The rain was pouring down, the wind blustering so hard it kept blowing my umbrella inside-out, but even in the stormy weather, the ancient Stone Circles of Avebury was an amazing sight. Perhaps the misty aura around the site made it even more mystical. I had waited years to see this place and I wasn’t going to let the weather deter me. A travel-writer friend who lives nearby had offered to show me around the heritage sites of the Salisbury Plain. Even though I was so cold and wet I thought I’d suffer from hypothermia, it was worth the visit to this fascinating place.
Avebury is one of the oldest and largest heritage sites in Britain, begun about 5000 years ago during the Neolithic “New Stone Age”. One of the unusual features is a pretty little village situated right in the middle of it. The area has been occupied since the Bronze age with farmsteads. Nearby, within walking distance, are other famous prehistoric monuments as well.
The henge at Avebury is surrounded by a bank and a ditch. Inside is a large stone circle with two separate smaller stone circles inside the centre. It’s not known what the original purpose was, although archaeologists believe it was likely used for rituals or ceremonies.
I wandered around the stones, and was particularly fascinated to see the remnants of the fabled ‘chalk trail’ that once stretched over the Salisbury Plain. It’s a picturesque setting with the green fields around and sheep huddled in the shelter of the standing stones.
The first village built inside the circle began during the early Mediaeval age. Many of the standing stones were destroyed at the time. Some records were made of the site during the 17th century but it wasn’t until the 20th century, led by archeologist Alexander Keiller, that most of the monument was reconstructed. The museum on the site is named in his honor. Here you can see remnants of the ancient life of the henge including exhibits portraying the way people lived and the implements they used for farming, etc.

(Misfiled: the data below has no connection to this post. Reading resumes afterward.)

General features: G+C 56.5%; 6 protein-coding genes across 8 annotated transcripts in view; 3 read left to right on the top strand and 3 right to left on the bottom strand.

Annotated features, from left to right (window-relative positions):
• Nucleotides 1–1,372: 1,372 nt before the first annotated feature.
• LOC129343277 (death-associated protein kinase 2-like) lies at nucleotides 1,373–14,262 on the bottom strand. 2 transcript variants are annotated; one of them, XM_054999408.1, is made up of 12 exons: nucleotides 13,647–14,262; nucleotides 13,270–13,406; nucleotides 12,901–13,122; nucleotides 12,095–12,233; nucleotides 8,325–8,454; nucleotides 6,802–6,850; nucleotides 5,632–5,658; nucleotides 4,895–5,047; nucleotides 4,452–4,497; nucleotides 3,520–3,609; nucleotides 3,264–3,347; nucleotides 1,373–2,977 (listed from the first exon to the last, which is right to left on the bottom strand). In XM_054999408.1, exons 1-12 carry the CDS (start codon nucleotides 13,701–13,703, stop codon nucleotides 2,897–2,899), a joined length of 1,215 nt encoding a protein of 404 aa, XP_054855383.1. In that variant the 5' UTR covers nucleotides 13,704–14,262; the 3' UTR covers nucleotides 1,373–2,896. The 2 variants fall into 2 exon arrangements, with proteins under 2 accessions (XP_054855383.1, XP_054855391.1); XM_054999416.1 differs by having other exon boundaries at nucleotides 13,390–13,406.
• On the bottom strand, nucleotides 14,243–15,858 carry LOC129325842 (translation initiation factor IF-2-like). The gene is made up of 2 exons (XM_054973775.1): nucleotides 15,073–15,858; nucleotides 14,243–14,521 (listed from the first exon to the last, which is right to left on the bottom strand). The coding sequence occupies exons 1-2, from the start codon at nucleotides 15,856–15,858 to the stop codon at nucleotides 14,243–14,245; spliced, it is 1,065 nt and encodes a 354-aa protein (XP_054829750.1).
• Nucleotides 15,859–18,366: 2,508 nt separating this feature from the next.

My friend and I spent some time inside the museum and gift shop as a respite from the rain, but even though the weather wasn’t in our favour, the entire day was an experience I wouldn’t have missed. I can only imagine how beautiful Avebury must be on a clear, sunny day.
The next day it was sunny and warmer so we set off for nearby Woodhenge . Along the way my friend pointed out various barrows dating back to the Iron Age or earlier.
The earthwork at Woodhenge began around 2300 BC and consisted of a circular bank with a ditch. Instead of stones there were 168 wooden posts in various sizes. Further excavations have indicated there were likely at least five standing stones on the site as well. Similar to Stonehenge, the entrance is oriented to approximate the midsummer sunrise and other findings indicate that the monument may be aligned with the moon.
Near the centre a small cairn was excavated, containing the body of a three-year-old whose skull had been split before burial. This is one of the few pieces of evidence for human sacrifice in Neolithic Britain.
Not far from Woodhenge is the famous site of Stonehenge , a massive stone monument that evolved between 3500 BC and 1600 BC with giant blue stones brought from the mountains of Wales situated to align with the rising of the sun on the winter and summer solstices.
Here is more information on the Stone megaliths of England
If you are interested in visiting the Salisbury plain, you might be interested in staying in Salisbury. Here are some great hotel choices in the Salisbury area
Written by and photos by W. Ruth Kozak for EuropeUpClose.com